If you count a state’s congressional delegation not as the number of senators and House members currently representing that state but rather as the number of members of Congress who grew up there, you immediately encounter a striking fact: Easily the two best represented states, in terms of the number of native members of Congress per capita, are North and South Dakota:
bq. “No other state even comes close to North Dakota’s 3.7 exported members of Congress for every 400,000 current residents, nor, for that matter, does any other state even come close to South Dakota’s 1.6 exported members per 400,000 current residents. Moreover, … in both North and South Dakota representation begins at home: every member of the two Dakota delegations was home-grown. Thus, in terms of all members of Congress (that is, natives of a state plus exports to other states) rather than just exports, the very same pattern holds: North Dakota, with 5.6 members of Congress per 400,000 residents, and South Dakota, with 3.2, stand out far above the rest.”
That’s from a piece by my colleague Garry Young and me, in the latest issue of PS: Political Science & Politics (HERE, gated). Garry and I decided to have some fun with these factoids, so we summoned up our social science tools to help us answer two basic questions about the “Dakota effect”: Why, and so what?
To address the first question, we tested an array of different explanations. Could it be, we wondered, that the Dakotas’ wholesale exportation of future senators and representatives to other states is simply an artifact of a broader depopulation of the Dakotas? Or how about the idea that because it’s too cold for children in the Dakotas to go outside and play and because they have no professional sports teams to sit in front of the TV and watch, by process of elimination they stay in their rooms and read and ultimately become little political science wonks? Or perhaps the superior intelligence of Dakotans (who, year in and year out, lead the nation in mean SAT scores) means that when they move to other states they automatically end up atop the gene pool and succeed in whatever pursuits they attempt, including winning political office? Our statistical analyses revealed that even when we took all these potential explanations into account, the Dakota effect survived. It seems that there’s just something about Dakotans that makes people want to elect them to Congress.
But what difference does this difference really make? To answer this question, we reanalyzed data from an earlier study of congressional earmarks for instituitions of higher education, adding one new predictor to the explanatory model: whether or not the district to which the earmarks were allocated was one of the Dakotas. The answer?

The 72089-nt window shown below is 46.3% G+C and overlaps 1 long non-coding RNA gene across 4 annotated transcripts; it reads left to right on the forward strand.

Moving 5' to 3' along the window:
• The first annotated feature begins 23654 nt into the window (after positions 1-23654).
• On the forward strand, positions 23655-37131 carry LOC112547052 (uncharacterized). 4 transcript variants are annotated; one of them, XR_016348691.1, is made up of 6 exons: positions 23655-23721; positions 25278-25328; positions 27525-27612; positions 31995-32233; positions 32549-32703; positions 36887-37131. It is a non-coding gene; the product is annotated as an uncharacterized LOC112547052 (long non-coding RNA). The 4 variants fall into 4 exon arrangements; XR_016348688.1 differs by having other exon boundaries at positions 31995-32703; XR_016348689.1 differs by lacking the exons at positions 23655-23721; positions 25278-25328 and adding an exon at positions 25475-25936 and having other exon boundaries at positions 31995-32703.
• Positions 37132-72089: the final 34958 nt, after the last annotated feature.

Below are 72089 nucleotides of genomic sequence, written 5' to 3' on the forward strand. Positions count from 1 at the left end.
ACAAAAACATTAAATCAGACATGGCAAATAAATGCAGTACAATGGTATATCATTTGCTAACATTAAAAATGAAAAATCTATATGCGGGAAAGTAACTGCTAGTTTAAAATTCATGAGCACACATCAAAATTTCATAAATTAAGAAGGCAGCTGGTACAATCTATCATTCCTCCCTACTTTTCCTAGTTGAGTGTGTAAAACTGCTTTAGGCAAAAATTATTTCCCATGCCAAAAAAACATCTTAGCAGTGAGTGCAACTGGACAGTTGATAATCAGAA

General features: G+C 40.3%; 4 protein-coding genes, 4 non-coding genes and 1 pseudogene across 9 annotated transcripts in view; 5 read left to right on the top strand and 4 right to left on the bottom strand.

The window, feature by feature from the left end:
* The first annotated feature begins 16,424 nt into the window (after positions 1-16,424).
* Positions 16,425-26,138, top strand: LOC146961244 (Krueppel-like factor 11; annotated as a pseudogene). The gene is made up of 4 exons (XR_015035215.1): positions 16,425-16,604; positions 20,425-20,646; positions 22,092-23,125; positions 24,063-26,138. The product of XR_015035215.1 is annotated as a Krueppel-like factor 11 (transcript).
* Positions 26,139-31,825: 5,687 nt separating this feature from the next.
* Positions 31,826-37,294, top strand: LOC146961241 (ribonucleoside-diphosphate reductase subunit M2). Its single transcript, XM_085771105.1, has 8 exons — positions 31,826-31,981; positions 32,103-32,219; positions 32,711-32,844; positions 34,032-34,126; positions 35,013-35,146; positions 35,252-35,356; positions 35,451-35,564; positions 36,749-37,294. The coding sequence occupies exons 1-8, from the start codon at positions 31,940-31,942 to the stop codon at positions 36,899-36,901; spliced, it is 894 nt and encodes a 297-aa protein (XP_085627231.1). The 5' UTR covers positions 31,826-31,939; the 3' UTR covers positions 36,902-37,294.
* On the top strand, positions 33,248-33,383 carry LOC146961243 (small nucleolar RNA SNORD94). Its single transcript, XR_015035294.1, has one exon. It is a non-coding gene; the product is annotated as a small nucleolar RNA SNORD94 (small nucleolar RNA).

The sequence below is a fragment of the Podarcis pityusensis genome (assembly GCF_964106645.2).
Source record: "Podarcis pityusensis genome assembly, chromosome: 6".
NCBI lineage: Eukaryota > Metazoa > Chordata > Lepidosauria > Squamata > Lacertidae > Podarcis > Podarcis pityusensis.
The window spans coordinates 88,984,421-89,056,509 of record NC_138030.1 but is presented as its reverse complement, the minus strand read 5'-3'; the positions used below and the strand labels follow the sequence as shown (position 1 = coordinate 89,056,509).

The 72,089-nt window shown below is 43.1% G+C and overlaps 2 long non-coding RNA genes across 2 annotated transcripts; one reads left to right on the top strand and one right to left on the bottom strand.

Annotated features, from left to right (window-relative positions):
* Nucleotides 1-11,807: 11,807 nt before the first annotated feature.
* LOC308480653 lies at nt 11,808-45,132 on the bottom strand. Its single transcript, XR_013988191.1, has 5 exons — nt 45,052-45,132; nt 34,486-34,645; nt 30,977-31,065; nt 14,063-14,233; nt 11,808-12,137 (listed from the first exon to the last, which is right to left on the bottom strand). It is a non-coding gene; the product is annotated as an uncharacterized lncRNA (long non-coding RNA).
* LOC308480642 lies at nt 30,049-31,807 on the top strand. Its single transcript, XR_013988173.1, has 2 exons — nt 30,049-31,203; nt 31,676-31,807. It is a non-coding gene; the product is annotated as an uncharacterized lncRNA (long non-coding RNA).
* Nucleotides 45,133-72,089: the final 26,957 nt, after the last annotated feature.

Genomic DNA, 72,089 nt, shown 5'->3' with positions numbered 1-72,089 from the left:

bq. “During the period in question, the coefficient for the Dakota Effect was approximately $2.6 million per congressional district. This means that, with all the other factors that affected earmarks for higher education held constant, an extra $2.6 million was earmarked for each of the Dakotas’ two congressional districts – a tidy $5.2 million bonus for the Dakotas in all. And of course these were only the funds that Congress earmarked for institutions of higher education – a small slice of Congress’ overall discretionary spending pie.”
Other states, we concluded, have much to learn from the oft-maligned Dakotas:
bq. “Taking their cue from the results reported here, states should begin providing college tuition support for promising high school seniors who vow to become political science majors at out-of-state schools. To be sure, this could prove costly in the short term, but these costs should be recouped in the medium to long run when the awardees get themselves elected to Congress while retaining their gratitude and deeply ingrained allegiance to their state of origin. To be sure, some states may not boast a critical mass of the wily stock capable of getting elected to Congress as outsiders – but many such states, e.g., Iowa, seem bent in any event on the ill-considered opposite strategy of encouraging their residents to stay at home.”
(Breaking news: Our tongue-in-cheek analysis doesn’t seem to be playing well in South Dakota. A reporter for the Sioux Falls Argus-Leader apparently visited the Cambridge University Press website, read the first page of the article, took umbrage at our slurs on the Dakotas, and contacted former South Dakota Senator George McGovern, who hadn’t read the article either but was only too willing to say some negative things about it. In one of those quotes, Senator McGovern alleges that Garry and I don’t know anything about South Dakota. I can’t speak for Garry, but of all the criticisms my work has ever received, this one cuts the deepest, for I am a veritable walking encyclopedia of South Dakota lore. For the Argus-Leader story, with the McGovern quotes, click HERE.)